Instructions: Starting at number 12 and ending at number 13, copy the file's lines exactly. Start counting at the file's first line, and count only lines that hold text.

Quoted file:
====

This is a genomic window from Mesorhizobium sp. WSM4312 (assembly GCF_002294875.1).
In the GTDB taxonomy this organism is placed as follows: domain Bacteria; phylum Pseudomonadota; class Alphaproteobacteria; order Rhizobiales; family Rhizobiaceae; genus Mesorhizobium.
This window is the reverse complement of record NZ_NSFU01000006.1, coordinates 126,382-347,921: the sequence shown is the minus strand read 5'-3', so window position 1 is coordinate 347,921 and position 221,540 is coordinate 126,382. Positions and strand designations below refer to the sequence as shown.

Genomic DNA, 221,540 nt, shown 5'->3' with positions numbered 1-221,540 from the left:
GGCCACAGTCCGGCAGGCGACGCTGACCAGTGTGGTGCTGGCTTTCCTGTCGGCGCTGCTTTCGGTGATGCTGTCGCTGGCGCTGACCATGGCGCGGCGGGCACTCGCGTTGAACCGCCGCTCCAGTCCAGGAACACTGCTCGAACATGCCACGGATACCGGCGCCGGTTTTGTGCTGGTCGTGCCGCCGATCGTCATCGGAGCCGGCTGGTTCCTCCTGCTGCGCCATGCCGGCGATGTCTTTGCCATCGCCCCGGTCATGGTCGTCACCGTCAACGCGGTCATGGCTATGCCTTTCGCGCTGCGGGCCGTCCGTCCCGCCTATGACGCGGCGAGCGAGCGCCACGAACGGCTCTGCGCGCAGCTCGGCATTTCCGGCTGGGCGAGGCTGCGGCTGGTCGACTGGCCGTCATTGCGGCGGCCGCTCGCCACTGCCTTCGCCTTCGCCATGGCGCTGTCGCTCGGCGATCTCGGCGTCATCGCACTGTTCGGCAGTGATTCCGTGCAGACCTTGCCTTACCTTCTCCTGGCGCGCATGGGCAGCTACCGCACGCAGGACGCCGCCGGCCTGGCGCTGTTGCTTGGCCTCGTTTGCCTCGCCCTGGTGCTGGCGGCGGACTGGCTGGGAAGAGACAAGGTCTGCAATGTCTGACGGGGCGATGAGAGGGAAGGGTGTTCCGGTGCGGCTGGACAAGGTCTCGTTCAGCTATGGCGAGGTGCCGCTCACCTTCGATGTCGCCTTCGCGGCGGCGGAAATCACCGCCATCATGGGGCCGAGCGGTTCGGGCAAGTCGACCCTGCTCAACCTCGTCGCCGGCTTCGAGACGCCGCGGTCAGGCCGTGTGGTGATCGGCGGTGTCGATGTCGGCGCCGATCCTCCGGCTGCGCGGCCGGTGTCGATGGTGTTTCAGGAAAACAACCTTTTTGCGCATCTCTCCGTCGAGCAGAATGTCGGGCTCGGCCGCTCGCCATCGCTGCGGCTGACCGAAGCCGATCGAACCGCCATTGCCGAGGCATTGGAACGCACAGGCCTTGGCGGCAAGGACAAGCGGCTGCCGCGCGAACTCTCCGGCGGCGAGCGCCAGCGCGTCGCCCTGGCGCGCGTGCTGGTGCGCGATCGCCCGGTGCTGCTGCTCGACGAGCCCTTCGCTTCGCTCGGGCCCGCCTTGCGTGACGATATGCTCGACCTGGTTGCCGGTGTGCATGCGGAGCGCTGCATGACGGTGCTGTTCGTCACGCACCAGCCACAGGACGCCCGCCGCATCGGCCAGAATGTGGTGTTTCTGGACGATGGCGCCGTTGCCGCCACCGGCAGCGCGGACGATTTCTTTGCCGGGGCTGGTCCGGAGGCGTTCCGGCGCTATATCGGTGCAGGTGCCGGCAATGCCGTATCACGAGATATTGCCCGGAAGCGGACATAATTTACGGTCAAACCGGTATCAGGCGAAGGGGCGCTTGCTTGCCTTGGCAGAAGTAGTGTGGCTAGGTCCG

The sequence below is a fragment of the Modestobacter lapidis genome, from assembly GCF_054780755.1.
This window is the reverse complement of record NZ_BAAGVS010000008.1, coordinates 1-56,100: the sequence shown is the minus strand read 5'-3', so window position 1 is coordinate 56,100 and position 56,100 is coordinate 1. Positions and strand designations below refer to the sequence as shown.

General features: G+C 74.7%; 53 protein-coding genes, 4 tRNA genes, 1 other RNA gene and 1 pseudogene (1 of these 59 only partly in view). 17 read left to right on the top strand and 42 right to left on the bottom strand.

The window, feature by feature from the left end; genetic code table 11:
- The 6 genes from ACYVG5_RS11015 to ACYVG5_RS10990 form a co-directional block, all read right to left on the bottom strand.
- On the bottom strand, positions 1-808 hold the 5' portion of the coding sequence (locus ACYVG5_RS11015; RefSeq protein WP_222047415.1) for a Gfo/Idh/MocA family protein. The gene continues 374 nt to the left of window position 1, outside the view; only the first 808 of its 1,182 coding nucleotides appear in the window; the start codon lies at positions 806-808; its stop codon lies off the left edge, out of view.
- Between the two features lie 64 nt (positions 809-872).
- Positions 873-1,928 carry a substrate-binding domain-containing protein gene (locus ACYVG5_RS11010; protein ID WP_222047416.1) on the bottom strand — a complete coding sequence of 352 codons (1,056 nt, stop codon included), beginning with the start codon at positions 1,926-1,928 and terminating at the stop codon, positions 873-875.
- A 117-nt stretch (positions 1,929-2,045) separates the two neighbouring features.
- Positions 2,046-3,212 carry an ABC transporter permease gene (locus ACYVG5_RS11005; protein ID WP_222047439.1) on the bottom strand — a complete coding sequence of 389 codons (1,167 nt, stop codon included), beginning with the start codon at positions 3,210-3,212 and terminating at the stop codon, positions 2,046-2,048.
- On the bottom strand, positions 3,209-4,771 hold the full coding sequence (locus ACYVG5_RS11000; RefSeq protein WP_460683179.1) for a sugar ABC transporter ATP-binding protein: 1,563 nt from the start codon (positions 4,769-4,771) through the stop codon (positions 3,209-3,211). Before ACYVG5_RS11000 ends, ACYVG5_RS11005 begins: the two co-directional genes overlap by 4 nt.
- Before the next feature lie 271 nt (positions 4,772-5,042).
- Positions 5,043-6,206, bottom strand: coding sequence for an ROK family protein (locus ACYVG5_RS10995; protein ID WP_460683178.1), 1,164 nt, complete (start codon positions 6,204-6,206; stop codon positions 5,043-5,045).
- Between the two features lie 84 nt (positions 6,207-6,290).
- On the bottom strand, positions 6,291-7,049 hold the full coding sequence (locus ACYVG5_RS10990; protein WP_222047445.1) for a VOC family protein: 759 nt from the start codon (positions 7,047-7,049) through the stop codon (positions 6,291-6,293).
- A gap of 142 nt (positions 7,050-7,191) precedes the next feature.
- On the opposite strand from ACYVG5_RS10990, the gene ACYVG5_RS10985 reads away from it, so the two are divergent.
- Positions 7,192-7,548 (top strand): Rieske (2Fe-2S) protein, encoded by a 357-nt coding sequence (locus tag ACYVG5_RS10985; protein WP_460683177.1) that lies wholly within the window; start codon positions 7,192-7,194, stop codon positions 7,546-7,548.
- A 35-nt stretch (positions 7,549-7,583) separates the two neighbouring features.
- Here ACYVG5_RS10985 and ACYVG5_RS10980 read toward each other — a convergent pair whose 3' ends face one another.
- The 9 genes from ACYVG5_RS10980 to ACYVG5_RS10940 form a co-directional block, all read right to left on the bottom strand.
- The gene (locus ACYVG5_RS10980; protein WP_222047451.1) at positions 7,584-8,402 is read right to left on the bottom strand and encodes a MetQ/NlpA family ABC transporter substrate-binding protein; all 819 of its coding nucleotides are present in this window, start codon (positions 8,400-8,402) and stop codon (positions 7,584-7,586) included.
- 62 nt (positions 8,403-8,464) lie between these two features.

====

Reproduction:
- Between the two features lie 64 nt (positions 809-872).
- Positions 873-1,928 carry a substrate-binding domain-containing protein gene (locus ACYVG5_RS11010; protein ID WP_222047416.1) on the bottom strand — a complete coding sequence of 352 codons (1,056 nt, stop codon included), beginning with the start codon at positions 1,926-1,928 and terminating at the stop codon, positions 873-875.